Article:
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Queen funeral CHAOS as London train line blocked leaving mourners stranded

Queen funeral CHAOS as London train line blocked leaving mourners stranded

MOURNERS travelling into London for the Queen’s funeral were severely disrupted after trains into a major station were cancelled.

Damage to overhead electric wires between Paddington Station and Slough have caused all services on the line to be halted.

Commuters were forced to abandon trains as they were cancelled


Passengers on the 6.25am train from Paddington to Slough were stuck for more than two hours just outside the London station with GWR confirming they had evacuated the train.

Travellers face cancellations and delays, with anyone wanting to travel into the capital told to expect delays up until 9am tomorrow morning.

Slough is a change point between Paddington and Windsor and Eton Central – one of two overland stations that serve Windsor Castle, which is to be the monarch's final resting place after a procession from London on Monday afternoon.

The disruption has also impacted the Elizabeth Line and Heathrow Express services, halting all trains heading in and out of London.

Large crowds have been pictured at the station as people struggle to get home after the funeral.

Commuters at Reading were forced to leave trains as they were cancelled due to the fault.

Passengers waiting at Slough were advised to travel to Windsor and take a South Western Railway train to Waterloo.

Transport for London (TfL) has urged travellers to change at Hammersmith and take the Piccadilly Line instead.

There was also some disruption at Euston as a suspected power outage switched off departure boards for a short time.

Great Western Railways (GWR) said in a Twitter message from their customer service account: “Due to damage to overhead wires, all lines between Slough and Paddington are blocked.

“Train services running to or from these stations will be cancelled or delayed by up to 90 minutes."

An update on Paddington Station's website says that disruption is expected until 9am tomorrow, with every train on the line cancelled.

GWR apologised to customers in a further statement, adding: "We are very sorry for the disruption this morning, and are working hard to get services running as soon as possible."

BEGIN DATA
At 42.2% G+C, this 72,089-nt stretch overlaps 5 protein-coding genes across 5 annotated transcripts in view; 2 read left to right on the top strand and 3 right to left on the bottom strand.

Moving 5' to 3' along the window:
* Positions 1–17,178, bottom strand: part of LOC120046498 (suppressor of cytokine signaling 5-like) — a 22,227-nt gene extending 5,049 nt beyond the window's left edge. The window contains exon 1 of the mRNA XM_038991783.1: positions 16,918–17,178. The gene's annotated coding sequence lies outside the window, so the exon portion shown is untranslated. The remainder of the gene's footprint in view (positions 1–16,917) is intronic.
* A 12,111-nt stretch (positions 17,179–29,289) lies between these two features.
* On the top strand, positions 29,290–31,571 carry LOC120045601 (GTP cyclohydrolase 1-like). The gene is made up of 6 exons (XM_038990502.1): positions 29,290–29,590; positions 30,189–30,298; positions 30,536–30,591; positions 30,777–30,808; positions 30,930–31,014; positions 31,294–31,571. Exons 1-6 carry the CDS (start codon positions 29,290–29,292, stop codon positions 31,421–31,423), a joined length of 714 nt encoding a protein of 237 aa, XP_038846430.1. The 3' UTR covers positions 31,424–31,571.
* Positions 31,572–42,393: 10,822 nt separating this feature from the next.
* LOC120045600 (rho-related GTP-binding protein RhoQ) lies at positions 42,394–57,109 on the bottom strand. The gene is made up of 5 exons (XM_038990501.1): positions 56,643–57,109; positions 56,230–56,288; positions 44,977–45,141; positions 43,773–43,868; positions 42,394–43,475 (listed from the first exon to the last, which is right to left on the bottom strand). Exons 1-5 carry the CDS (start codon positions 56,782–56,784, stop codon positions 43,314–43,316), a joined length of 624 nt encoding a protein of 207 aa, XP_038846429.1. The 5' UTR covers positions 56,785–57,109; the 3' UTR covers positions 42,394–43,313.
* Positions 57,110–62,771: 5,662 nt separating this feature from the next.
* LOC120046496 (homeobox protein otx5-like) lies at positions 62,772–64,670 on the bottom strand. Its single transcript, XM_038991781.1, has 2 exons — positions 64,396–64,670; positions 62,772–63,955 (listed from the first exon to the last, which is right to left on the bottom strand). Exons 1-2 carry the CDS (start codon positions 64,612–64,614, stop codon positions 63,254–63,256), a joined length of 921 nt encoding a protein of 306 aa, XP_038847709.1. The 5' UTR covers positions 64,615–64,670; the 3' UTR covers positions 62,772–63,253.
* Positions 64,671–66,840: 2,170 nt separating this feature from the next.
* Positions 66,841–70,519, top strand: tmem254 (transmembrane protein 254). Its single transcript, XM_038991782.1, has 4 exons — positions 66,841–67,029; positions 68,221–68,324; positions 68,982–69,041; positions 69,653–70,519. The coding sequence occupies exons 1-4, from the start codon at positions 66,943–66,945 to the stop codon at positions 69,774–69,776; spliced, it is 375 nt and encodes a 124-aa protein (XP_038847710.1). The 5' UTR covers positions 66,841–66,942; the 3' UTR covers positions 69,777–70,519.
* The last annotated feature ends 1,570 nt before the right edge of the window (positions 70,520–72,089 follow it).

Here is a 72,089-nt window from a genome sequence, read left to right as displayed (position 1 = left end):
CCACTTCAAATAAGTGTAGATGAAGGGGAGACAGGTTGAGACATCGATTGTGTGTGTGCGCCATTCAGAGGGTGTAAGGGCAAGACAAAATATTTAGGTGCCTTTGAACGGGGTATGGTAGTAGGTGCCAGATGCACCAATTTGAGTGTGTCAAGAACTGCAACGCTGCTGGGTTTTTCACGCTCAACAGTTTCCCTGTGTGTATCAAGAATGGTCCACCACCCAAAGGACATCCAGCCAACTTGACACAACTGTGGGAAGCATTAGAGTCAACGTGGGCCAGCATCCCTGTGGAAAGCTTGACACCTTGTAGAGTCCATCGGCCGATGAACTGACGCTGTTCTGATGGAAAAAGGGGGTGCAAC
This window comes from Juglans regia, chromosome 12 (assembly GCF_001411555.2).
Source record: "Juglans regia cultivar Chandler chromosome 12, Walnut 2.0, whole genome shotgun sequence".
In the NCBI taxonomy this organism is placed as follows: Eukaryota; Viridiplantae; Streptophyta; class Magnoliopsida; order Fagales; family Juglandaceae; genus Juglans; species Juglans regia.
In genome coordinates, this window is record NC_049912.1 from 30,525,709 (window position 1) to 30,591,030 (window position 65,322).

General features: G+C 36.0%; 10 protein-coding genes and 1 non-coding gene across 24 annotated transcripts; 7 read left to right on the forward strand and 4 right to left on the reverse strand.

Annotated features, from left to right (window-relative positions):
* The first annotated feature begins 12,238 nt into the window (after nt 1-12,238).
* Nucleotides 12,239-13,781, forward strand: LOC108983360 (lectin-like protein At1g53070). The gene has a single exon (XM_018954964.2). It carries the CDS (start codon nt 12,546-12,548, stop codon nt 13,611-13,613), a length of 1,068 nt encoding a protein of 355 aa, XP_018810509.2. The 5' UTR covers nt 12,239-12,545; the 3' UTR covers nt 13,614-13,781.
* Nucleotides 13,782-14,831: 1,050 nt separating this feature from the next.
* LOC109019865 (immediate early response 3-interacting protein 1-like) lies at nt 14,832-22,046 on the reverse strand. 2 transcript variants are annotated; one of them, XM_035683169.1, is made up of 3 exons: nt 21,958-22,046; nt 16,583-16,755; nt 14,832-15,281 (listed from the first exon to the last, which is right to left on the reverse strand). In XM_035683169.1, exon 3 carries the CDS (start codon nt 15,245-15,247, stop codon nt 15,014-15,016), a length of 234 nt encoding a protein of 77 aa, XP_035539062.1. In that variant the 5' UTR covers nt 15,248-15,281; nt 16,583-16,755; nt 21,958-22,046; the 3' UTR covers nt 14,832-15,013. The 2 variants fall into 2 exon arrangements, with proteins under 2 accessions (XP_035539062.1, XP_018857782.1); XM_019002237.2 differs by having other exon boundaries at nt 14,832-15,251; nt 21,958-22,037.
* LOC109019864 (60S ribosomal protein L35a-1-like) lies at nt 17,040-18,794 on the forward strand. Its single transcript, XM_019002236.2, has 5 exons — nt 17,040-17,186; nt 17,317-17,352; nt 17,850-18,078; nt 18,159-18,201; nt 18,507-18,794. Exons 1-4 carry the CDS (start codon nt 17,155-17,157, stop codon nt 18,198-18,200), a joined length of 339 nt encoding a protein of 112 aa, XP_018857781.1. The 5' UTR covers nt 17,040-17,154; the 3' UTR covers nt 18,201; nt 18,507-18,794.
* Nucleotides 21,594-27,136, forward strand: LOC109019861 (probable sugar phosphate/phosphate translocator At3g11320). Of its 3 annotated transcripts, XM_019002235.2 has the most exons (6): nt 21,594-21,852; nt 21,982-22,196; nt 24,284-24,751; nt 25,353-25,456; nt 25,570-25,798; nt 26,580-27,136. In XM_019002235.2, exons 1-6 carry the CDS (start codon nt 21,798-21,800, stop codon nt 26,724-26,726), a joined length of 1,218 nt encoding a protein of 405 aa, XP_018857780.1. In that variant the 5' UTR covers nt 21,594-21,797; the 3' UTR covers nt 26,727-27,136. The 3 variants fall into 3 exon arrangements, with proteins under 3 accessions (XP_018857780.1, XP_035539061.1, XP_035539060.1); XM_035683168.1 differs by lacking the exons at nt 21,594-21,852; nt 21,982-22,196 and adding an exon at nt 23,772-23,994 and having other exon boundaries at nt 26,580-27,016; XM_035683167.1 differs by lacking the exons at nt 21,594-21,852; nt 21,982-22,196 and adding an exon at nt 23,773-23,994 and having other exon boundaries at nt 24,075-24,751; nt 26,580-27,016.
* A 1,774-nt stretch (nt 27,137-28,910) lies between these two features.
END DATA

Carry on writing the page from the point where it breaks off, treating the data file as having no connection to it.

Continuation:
As many as two million people are estimated to have made their way to London to watch the funeral and many central locations were "extremely busy,” according to City Hall.

“The areas in and around Buckingham Palace, Westminster, Whitehall, St James’s Park and Green Park are extremely busy,” it said.

TfL boss Andy Byford described the event as "probably one of the busiest days Transport for London has ever faced". He added that the service had prepared for up to a million extra visitors to areas around the Royal Parks.

Mr Byford said that non-essential meetings were postponed and people from across the organisation working to ensure visitors can “get around the city”.

Network Rail chairman Sir Peter Hendy said: “This is the biggest public transport operation since the London 2012 Olympic and Paralympic Games, and we’re working closely with all train operators to run extra trains through the day and into the night."

“To help us provide the best possible experience and avoid lengthy queues at stations we’re asking people not to rush home after the funeral and the processions, but to take their time and experience London on this memorable day.”

More than 100 Heathrow Airport flights were cancelled to prevent aircraft noise disturbing proceedings at Westminster Abbey and Windsor Castle.

The fault has led to chaos at major stations

Delays are expected until 9am tomorrow

Travellers on the Elizabeth Line also faced disruption

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